What are the symptoms of a yeast infection?
Most people become aware that they may be experiencing a yeast infection when they notice unusual vaginal discharge or discomfort, though it can be tricky to tell the difference between a yeast infection and another type of vaginal infection. Symptoms of a vaginal yeast infection include:
- Abnormal vaginal discharge
- Odor-free, white, thick vaginal discharge that resembles cottage cheese
- Vaginal rash
- Vaginal soreness and pain
- Vulva swelling and redness
- Burning sensation, particularly while urinating or during intercourse
- Irritation and itching in the vulva and vagina
Are yeast infections contagious?
Most yeast infections are caused by the fungus candida albicans. When the vagina is in a balanced state there is a mixture of yeast and bacteria with the bacteria functioning to prevent the overgrowth of yeast. If this balance is disrupted, a yeast infection can occur. While most yeast infections are not caused by being in contact with someone who has a yeast infection, they can be contagious.
According to the U.S. Department of Health and Human Services Office of Women’s Health, you can get a yeast infection from your partner. Women who have sex with women are those most at risk of passing a yeast infection from one partner to another. Men who have sex with women who have a yeast infection also face a slim risk of penile discomfort; up to 15% of men who have sex with a woman with a yeast infection will get a rash on their penis.
How can you have safe sex with a yeast infection?
Yeast infections can cause considerable discomfort so many people find that they want to avoid sex until they feel better. For your own comfort, and to avoid further disrupting your vaginal microbiome, it is wise to avoid sex during the duration of your yeast infection.
It’s also important to note that most over-the-counter products that treat or relieve the symptoms of yeast infections can damage condoms, leaving you vulnerable to sexually transmitted infections or unplanned pregnancy. Since many of these products stay in your system for several days after your last dose, it’s recommended to wait 3-5 days to resume vaginal intercourse.
To learn more about how to feel better faster when you have a yeast infection, check out the FemiClear Yeast Infection Gentle Relief- 2-Day Dose.
Can you Have Sex with Bacterial Vaginosis?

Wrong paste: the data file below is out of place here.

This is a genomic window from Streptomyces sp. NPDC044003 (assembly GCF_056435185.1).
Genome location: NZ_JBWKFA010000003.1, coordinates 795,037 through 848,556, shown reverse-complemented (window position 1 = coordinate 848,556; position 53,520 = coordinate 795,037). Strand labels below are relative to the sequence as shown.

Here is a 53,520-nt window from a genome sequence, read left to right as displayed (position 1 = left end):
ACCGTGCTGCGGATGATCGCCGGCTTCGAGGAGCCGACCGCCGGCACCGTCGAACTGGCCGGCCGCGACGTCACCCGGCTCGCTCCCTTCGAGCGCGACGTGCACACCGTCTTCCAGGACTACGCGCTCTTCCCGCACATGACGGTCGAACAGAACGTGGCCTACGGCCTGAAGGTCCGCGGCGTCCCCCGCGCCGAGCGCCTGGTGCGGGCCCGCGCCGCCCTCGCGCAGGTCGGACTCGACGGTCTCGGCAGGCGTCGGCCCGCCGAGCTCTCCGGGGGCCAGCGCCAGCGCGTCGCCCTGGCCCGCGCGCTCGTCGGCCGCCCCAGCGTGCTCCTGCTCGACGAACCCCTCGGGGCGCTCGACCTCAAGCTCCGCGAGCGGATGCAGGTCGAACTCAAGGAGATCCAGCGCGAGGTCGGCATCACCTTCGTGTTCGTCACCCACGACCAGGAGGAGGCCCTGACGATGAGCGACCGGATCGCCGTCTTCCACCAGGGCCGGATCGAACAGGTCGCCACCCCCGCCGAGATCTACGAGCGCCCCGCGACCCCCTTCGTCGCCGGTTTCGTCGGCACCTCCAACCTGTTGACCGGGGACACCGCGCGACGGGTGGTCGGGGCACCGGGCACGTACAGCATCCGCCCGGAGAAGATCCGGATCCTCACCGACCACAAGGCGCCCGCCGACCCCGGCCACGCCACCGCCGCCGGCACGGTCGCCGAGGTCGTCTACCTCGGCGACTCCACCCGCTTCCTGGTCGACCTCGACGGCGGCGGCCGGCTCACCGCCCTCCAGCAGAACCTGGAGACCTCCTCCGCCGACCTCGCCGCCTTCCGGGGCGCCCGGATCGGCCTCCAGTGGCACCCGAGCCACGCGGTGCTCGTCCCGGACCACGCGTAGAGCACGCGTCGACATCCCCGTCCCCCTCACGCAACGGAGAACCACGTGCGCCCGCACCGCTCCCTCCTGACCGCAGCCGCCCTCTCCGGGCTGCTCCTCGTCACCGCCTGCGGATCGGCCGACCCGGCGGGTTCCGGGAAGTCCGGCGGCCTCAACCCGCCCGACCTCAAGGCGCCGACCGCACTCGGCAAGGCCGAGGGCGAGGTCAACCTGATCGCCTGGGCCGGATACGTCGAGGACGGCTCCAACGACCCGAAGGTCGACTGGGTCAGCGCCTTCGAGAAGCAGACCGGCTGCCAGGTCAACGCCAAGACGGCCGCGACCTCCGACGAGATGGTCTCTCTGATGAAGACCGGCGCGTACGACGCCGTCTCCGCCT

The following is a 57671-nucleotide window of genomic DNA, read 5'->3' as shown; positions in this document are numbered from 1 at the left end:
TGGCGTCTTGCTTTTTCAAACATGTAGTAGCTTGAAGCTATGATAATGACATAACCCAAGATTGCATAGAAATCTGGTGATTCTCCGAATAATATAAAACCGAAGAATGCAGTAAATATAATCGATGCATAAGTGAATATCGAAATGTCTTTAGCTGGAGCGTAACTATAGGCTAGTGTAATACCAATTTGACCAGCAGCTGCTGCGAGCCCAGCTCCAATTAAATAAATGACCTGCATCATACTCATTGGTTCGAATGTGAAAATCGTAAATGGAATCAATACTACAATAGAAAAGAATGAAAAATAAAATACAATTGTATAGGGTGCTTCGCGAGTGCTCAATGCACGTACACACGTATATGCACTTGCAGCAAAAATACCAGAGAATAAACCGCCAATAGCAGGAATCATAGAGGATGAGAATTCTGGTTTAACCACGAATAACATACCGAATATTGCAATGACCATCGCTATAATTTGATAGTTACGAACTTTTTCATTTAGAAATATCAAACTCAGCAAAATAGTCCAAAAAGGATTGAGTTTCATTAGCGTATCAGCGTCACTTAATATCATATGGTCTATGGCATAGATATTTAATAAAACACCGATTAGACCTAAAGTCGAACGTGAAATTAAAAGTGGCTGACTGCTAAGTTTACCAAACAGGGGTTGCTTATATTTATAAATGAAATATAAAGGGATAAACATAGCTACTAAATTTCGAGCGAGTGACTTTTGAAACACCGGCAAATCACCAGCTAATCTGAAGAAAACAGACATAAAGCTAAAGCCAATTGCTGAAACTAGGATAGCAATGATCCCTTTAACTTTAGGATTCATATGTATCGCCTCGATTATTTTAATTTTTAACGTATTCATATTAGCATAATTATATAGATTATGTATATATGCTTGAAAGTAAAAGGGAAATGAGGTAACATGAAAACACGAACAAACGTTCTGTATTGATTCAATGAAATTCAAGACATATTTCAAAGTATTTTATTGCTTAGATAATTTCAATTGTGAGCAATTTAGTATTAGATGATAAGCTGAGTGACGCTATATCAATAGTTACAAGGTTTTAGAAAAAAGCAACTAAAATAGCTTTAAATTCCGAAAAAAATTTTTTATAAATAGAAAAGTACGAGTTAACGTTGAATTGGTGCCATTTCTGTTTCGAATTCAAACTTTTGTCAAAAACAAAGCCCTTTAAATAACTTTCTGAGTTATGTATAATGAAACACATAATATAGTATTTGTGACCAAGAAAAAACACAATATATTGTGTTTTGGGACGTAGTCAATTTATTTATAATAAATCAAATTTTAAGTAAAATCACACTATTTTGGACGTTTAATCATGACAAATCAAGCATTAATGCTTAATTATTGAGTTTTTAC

All vaginas contain bacteria that, in the right amounts and when well balanced, help keep the vagina healthy. When this normal bacteria becomes imbalanced, it can lead to Bacterial Vaginosis (BV), a common but uncomfortable problem. Here’s what you need to know about bacterial vaginosis and sex.
What are the symptoms of Bacterial Vaginosis?
Bacterial Vaginosis is the most common vaginal problem for women ages 15 to 44 so it’s important to know the symptoms. The primary symptoms of bacterial vaginosis include:
- A grayish-white discharge
- A fishy or foul odor
- Pain, itching, or burning in the vagina
- Burning with urination
- Itching and discomfort around the outside of the vagina
Is BV transmittable?
BV is caused by an imbalance in the vaginal microbiome. One thing that can upset this balance is sexual activity or new partners. According to Up To Date, BV can be transmitted through the sharing of sex toys, oral-genital contact, and fingers.
How can you have safe sex with Bacterial Vaginosis?
If you choose antibiotic treatment for your Bacterial Vaginosis it is recommended that you do not have sex for seven days after completing treatment. This waiting time is designed to give the vaginal microbiome to normalize. If you choose over-the-counter treatment, it is generally recommended that you avoid sex until your symptoms subside. It’s also important to note that if you choose an over-the-counter boric acid solution you must avoid oral sex since accidentally ingesting boric acid can be very dangerous. And, like many over-the-counter yeast infection products, many over-the-counter BV solutions also damage condoms. According to the CDC, men do not need to be treated for bacterial vaginosis but BV can be spread from one female partner to another.
The safest (and most comfortable) course of action is avoiding vaginal intercourse while you are symptomatic and then for several days to a week after you complete treatment or your symptoms subside. Using condoms every time you have sex can help prevent the spread of bacterial vaginosis.
Learn more about how to feel better faster with FemiClear’s Bacterial Vaginosis Symptoms Relief.
Safe Sex, All The Time
Safe sex is a big topic and one that can be difficult to understand. No matter if you have a vaginal infection or not it’s important to be sure that you feel good physically and emotionally before you have sex and that you understand how to protect yourself and your partner.
Using condoms, avoiding sex when you or your partner feels uncomfortable or has a visible rash or discharge, and keeping the lines of communication open will go a long way to staying safe and enjoying sex.